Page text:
April 11, 2012 8:18 am
Excluding the U.S., Japan and Australia, most developed countries are expected to experience a mild recession over the next year, with European countries at the highest risk, the report added.
"The U.S. economy is continuing to strengthen and we now put the probability of anemic U.S. growth at less than five percent," explains Lex Huberts, president of Mellon Capital. "This is a significant improvement from September, when the probability was closer to 20 percent that the U.S. economy would grow at less than two percent over the next year.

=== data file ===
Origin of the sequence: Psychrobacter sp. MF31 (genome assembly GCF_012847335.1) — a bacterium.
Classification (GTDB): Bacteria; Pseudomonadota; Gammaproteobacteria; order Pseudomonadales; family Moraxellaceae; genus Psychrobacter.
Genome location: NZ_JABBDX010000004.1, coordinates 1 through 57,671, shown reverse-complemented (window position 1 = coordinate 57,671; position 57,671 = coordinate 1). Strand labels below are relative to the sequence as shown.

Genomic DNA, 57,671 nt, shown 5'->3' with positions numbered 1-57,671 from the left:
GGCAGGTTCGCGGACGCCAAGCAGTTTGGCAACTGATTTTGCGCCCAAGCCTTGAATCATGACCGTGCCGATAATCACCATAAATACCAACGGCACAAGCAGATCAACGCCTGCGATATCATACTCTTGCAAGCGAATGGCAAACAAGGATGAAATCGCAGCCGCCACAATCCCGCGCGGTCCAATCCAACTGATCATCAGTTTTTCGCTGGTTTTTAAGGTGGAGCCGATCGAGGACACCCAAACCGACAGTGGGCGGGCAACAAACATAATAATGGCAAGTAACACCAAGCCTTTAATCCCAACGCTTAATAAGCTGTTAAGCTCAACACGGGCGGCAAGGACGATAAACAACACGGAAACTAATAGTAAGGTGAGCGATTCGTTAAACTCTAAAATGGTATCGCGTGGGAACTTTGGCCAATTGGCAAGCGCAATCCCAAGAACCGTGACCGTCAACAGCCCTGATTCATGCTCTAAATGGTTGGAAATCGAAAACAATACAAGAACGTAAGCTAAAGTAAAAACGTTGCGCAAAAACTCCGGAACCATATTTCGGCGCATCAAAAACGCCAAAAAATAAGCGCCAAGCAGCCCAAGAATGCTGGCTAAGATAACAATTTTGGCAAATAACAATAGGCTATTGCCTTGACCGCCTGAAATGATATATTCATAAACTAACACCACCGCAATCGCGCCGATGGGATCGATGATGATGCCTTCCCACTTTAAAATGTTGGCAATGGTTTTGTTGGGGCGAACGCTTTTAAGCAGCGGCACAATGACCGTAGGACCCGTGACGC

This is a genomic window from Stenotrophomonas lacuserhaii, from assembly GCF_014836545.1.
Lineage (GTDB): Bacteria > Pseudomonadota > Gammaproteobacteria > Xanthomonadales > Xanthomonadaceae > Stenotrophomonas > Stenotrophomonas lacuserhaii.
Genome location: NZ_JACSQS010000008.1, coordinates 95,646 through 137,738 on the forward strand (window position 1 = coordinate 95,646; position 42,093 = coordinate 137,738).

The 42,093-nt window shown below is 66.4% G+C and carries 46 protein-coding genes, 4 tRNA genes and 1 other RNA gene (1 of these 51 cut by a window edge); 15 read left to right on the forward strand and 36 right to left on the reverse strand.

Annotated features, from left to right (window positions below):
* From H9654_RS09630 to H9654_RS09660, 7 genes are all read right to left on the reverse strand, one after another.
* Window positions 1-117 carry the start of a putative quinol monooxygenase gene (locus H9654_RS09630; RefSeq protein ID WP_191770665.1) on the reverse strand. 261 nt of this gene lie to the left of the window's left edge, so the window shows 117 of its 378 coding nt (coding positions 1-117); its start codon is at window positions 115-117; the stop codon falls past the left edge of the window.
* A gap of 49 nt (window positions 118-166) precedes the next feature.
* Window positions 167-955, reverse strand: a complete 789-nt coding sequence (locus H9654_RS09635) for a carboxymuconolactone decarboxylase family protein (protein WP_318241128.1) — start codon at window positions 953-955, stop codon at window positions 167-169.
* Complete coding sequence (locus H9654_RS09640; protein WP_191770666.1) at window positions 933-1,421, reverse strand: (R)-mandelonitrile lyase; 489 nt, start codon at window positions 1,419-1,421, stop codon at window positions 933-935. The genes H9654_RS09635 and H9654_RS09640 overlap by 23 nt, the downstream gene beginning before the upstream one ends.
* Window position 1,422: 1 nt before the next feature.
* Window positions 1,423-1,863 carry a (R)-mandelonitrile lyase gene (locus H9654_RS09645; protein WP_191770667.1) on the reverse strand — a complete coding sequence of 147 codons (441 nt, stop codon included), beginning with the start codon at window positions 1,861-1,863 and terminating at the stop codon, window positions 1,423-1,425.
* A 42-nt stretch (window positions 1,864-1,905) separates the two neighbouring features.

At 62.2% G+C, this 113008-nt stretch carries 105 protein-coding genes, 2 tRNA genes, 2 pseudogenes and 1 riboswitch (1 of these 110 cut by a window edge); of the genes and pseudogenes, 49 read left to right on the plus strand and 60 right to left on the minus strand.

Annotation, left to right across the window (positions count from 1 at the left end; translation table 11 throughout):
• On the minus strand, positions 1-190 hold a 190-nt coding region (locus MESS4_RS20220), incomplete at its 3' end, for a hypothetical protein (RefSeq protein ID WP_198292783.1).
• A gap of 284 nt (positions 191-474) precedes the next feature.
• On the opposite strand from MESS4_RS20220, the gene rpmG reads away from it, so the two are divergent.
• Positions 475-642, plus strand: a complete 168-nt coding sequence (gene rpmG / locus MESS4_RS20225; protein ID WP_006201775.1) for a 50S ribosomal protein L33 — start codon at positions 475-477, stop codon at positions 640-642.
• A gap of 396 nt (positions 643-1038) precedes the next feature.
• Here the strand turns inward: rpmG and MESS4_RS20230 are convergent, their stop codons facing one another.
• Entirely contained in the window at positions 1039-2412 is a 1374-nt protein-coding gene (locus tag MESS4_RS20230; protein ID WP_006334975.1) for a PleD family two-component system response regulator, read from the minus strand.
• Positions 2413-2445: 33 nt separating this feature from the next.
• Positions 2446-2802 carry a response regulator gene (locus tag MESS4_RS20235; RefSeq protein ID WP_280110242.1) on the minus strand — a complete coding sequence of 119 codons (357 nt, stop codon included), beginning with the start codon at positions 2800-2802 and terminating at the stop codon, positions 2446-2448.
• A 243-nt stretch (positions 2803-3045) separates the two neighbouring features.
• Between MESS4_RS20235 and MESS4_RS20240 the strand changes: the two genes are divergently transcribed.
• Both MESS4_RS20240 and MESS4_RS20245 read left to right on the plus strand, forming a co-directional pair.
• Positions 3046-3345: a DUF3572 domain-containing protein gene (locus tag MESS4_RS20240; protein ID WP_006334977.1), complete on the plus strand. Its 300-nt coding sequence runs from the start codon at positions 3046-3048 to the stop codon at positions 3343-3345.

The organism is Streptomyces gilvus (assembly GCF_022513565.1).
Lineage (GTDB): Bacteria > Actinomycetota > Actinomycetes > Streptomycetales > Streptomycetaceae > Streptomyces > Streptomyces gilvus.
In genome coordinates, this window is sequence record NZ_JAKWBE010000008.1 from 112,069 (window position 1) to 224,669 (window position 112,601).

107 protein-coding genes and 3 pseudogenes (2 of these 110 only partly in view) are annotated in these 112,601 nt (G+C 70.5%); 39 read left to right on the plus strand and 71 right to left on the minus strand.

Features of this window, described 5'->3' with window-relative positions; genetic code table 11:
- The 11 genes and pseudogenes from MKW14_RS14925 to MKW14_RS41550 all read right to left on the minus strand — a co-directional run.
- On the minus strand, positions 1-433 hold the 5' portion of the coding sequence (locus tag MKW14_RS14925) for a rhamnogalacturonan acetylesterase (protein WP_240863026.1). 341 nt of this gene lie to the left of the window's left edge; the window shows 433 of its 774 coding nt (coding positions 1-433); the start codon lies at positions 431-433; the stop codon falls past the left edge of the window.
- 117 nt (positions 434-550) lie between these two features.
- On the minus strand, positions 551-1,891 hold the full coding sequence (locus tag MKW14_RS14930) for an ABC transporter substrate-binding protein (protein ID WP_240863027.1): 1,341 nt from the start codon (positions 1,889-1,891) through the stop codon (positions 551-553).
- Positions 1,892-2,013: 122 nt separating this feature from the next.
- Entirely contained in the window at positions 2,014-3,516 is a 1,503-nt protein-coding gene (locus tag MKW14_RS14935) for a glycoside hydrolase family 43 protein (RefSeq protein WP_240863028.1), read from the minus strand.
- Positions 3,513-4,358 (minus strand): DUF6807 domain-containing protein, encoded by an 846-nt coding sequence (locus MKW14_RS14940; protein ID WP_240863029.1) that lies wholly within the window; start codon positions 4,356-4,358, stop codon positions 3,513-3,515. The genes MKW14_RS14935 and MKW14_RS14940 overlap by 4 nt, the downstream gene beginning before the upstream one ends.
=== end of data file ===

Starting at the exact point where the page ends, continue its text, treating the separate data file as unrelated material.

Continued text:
"Looking at our forward estimates of economic fundamentals, we are cautiously optimistic on stocks given the signs of economic recovery in the U.S., positive steps toward resolving the euro area debt crisis and the general stabilization of earnings forecasts in Europe," adds Huberts. "However, tensions with Iran are a concern."
The report also notes that Mellon Capital is moderately positive on commodities, favors emerging markets equities and favors the Australian dollar and Canadian dollar among developed market currencies at this time.
Source: BNY Mellon
Published with permission from RISMedia.